Cap off the day with a trip to nearby Triolet Shivala, home to the largest Hindu temple on the island. Interesting, slightly more than half the nation adheres to Hinduism, making Mauritius the sole country in Africa with Hinduism as the principal religion. This particular temple, the Maheswarnath, was built in1819, and its brightly painted colors are picturesque, particularly at sunset.
3. Sail to Ile aux Cerfs
For such a densely populated space—more than 1 million people live on this island the size of Maui—it’s easy to escape to an offshore pristine wilderness. And not surprisingly, the best excursions revolve around water, including a boat trip to Ile aux Cerfs (Deer Island), a tiny isle frequented by chic travelers in search of great seafood. Catamarans, yachts, and other fancy boats leave often from Trou-d’Eau Douce village, on the east coast.
The daylong excursion should also include a spin to the plunging waterfalls at Grande Rivière Sud-Est and to Eau Bleue, the prettiest blue grotto this side of Capri. While on Ile aux Cerfs, you’ll find the stunning Le Touessrok resort. Stop by its Safran restaurant for a dinner of tandoori lobster and lychee sorbet, or at the very least a bento box and sake at the Sega Bar, then watch the sky turn flamingo pink.
4. Scuba off Flic en Flac
The west coast of Mauritius may not have the chicest scene on the island, but it does deliver when it comes to scenery of the geographic variety. Check out the talcum-soft beach at Wolmar, then continue to nearby Flic-en-Flac, where you can take a horseback ride in the surf and snorkel in the translucent lagoon alongside cobalt and magenta fish. This stretch of coast has some of the island’s best dive sites, particularly the descent known as the Cathedral, where you’re almost guaranteed to see boxfish, damselfish, Mauritian scorpionfish, and other flashy specimens. Note that the optimal time to go scuba diving is from November to April, when there is usually excellent water visibility.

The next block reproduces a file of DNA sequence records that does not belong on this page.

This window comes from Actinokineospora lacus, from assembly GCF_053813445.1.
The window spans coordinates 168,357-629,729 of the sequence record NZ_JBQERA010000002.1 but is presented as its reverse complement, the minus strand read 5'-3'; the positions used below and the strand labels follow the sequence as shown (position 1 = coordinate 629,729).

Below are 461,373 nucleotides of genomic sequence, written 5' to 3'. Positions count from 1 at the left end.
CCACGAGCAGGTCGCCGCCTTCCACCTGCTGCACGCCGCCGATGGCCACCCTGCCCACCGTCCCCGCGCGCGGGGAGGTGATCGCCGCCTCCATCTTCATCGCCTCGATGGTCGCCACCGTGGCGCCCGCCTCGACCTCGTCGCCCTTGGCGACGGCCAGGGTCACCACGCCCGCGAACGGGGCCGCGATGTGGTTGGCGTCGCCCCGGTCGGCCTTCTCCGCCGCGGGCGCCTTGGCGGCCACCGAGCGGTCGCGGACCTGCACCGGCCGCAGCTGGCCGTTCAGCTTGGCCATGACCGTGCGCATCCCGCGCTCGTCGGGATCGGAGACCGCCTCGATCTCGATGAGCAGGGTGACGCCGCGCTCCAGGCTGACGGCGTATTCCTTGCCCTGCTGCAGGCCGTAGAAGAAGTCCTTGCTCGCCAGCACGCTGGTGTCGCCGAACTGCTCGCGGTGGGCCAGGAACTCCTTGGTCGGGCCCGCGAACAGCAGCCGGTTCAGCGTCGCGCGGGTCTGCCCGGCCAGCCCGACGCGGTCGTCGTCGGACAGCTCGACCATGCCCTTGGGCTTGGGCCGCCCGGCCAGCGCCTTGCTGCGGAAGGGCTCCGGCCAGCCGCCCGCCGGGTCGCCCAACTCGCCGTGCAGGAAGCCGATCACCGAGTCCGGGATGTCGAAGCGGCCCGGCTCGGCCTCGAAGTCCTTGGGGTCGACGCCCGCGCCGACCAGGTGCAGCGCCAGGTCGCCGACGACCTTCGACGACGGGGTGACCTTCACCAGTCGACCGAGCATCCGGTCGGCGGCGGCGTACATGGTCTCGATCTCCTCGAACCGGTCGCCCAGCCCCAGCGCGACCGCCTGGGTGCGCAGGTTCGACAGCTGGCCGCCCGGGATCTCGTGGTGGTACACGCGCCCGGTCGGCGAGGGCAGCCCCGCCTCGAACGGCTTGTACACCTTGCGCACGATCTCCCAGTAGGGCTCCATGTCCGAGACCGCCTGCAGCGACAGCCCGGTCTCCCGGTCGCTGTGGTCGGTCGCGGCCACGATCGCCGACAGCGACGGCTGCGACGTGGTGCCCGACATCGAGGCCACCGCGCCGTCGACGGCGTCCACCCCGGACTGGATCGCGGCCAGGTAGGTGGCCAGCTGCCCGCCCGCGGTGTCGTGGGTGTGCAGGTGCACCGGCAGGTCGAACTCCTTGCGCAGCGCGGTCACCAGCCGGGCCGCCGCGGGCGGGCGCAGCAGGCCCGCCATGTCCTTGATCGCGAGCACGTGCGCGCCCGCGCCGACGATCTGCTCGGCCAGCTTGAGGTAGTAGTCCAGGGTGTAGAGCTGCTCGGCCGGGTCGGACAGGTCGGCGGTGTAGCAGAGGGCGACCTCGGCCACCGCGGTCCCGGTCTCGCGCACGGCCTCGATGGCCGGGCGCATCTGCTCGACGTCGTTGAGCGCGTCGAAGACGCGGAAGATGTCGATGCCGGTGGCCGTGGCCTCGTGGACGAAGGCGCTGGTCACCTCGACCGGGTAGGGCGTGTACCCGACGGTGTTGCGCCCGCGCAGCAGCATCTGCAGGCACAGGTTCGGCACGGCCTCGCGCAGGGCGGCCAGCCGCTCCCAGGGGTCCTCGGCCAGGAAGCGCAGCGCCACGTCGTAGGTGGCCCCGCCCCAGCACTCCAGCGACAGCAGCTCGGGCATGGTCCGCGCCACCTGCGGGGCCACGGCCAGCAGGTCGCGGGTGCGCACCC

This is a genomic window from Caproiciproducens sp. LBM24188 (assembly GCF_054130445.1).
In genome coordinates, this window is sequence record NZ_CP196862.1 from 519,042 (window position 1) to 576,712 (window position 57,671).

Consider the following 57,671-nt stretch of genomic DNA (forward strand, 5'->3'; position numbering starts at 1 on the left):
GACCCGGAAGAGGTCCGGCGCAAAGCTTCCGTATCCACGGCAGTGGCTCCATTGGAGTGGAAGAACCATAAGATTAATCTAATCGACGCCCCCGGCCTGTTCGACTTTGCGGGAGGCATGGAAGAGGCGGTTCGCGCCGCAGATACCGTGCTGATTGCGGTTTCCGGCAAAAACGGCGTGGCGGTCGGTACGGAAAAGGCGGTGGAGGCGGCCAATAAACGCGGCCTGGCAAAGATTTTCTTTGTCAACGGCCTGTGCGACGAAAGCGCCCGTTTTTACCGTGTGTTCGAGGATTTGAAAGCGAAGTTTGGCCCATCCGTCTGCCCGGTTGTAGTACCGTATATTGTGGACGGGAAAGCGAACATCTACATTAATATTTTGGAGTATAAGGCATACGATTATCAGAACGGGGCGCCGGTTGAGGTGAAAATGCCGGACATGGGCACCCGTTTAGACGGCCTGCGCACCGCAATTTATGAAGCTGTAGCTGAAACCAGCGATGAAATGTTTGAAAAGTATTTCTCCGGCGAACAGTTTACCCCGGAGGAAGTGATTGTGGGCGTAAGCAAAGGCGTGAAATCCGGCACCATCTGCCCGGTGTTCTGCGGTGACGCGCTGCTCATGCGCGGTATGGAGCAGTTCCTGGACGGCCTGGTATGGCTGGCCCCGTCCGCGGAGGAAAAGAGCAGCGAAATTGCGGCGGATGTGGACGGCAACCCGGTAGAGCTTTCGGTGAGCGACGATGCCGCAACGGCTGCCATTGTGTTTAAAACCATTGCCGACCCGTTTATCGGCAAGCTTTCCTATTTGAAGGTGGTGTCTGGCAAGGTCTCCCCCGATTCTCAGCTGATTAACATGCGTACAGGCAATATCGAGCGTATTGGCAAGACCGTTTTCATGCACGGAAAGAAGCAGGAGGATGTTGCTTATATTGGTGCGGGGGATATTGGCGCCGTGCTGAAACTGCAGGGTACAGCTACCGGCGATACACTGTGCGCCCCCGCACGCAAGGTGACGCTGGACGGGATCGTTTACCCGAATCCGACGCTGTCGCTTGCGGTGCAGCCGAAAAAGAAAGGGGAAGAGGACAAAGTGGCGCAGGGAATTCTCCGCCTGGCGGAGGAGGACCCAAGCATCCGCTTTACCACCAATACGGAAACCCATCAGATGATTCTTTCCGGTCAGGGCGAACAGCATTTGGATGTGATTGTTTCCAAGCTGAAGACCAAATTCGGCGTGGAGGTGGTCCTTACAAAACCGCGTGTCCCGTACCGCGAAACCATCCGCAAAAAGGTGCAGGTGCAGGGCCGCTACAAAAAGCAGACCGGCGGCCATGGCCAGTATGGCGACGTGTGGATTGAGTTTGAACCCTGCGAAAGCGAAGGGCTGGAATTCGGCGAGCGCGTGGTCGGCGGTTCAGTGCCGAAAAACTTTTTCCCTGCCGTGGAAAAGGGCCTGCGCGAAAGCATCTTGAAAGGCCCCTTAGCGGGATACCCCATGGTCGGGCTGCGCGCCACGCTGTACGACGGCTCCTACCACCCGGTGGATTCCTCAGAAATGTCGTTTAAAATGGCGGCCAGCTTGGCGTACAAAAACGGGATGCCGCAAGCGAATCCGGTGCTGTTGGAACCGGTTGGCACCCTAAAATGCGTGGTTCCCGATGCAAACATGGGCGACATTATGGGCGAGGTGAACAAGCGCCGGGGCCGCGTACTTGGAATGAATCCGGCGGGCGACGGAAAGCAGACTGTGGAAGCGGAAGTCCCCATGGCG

Afterward, swing by Port Louis, the capital of Mauritius, for shopping on the waterfront and a great meal at any number of eateries. You’ll notice that Port Louis has a distinctly Caribbean/Creole atmosphere, particularly at the Central Market, where merchants sell fish, spices, and other exotic goods at a frenetic pace.
5. A Marine Tour Extraordinaire
Begin with a tour to Blue Bay Marine Park on the southeast coast—this protected area is home to all sorts of beautiful fish and flora, including coral and mangroves. Take one of the glass-bottom boat tours (you can snorkel alongside the boat if you want), and spy on butterfly fish, trumpet fish, and their colorful companions.
After lunch at Le Preskil, a nearby resort, or in Mahebourg, head out on a short boat ride to Ile aux Aigrettes, a wee coral island that’s home to a spectacular animal sanctuary run by the Mauritian Wildlife Foundation. Your guide will point out flora and fauna indigenous to Mauritius, as well as endangered and rare species like the pink pigeon, Mauritius kestrel, and the island’s well-known giant tortoises.